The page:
CIBC economists say that “not much has changed over the past few months. Growth in the Canadian remains weak and inflation, as judged by the Bank’s preferred core measures, has showed some but not enough progress. We expect that to be the main message of the press conference will be to draw a line in the sand that we need to see further progress on the inflation before discussing rate cuts. There will likely be another token reference to the possibility of further monetary restraint, but that should be balanced by an acknowledgement of flexibility to get back to target and the outsized role of shelter costs. What we would like to see is the Bank putting greater weight on a broader set of inflation measures (cough …*CPIX*…cough) as a guidepost to monetary policy”.

RBC

RBC economists say that “The Bank of Canada is widely expected to hold the overnight rate steady at 5% in the first policy decision of 2024 – extending a pause that started following the last hike in July. The statement and press conference that follows will be watched closely for hints about how much longer the central bank expects to hold interest rates at these levels, although we expect the BoC to push back against the idea that a shift to interest rate cuts is coming soon. There is some potential that the central bank could hint at an earlier-than-expected end to quantitative tightening policy but would likely take pains to communicate the primary objective of that change would be to ensure adequate liquidity in funding markets rather than flagging a shift to easier monetary policy and imminent rate cuts”.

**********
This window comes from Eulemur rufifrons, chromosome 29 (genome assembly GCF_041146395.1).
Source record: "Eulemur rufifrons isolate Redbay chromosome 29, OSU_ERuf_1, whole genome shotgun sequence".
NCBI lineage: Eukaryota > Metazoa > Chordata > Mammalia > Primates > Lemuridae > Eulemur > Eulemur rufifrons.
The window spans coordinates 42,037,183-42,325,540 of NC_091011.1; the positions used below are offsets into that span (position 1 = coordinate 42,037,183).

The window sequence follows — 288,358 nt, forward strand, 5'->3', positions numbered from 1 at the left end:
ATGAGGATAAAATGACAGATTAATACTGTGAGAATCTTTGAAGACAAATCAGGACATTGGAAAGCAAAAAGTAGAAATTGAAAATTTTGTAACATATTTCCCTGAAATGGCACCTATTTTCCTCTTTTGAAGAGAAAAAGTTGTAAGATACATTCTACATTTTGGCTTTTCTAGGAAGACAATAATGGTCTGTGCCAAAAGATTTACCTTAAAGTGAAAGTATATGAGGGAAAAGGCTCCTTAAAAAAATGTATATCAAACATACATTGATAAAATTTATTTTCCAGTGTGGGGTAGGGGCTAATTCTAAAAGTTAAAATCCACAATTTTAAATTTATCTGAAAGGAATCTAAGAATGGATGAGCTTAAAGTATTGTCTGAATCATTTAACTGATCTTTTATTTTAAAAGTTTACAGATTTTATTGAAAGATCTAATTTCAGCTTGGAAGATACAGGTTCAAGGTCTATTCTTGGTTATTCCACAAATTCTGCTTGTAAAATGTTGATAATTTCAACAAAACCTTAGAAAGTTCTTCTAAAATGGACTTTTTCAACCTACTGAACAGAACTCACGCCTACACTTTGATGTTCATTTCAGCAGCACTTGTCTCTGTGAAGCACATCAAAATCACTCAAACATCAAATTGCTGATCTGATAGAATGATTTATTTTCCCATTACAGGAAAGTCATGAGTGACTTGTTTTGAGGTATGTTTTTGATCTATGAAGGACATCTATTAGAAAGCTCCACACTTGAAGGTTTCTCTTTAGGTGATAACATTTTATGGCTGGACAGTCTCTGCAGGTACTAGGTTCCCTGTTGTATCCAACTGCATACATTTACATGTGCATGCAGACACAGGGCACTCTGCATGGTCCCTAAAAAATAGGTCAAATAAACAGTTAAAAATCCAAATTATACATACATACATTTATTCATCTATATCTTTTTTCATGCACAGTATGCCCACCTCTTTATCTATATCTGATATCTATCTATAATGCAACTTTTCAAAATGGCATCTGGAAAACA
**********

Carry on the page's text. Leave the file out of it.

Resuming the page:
Scotiabank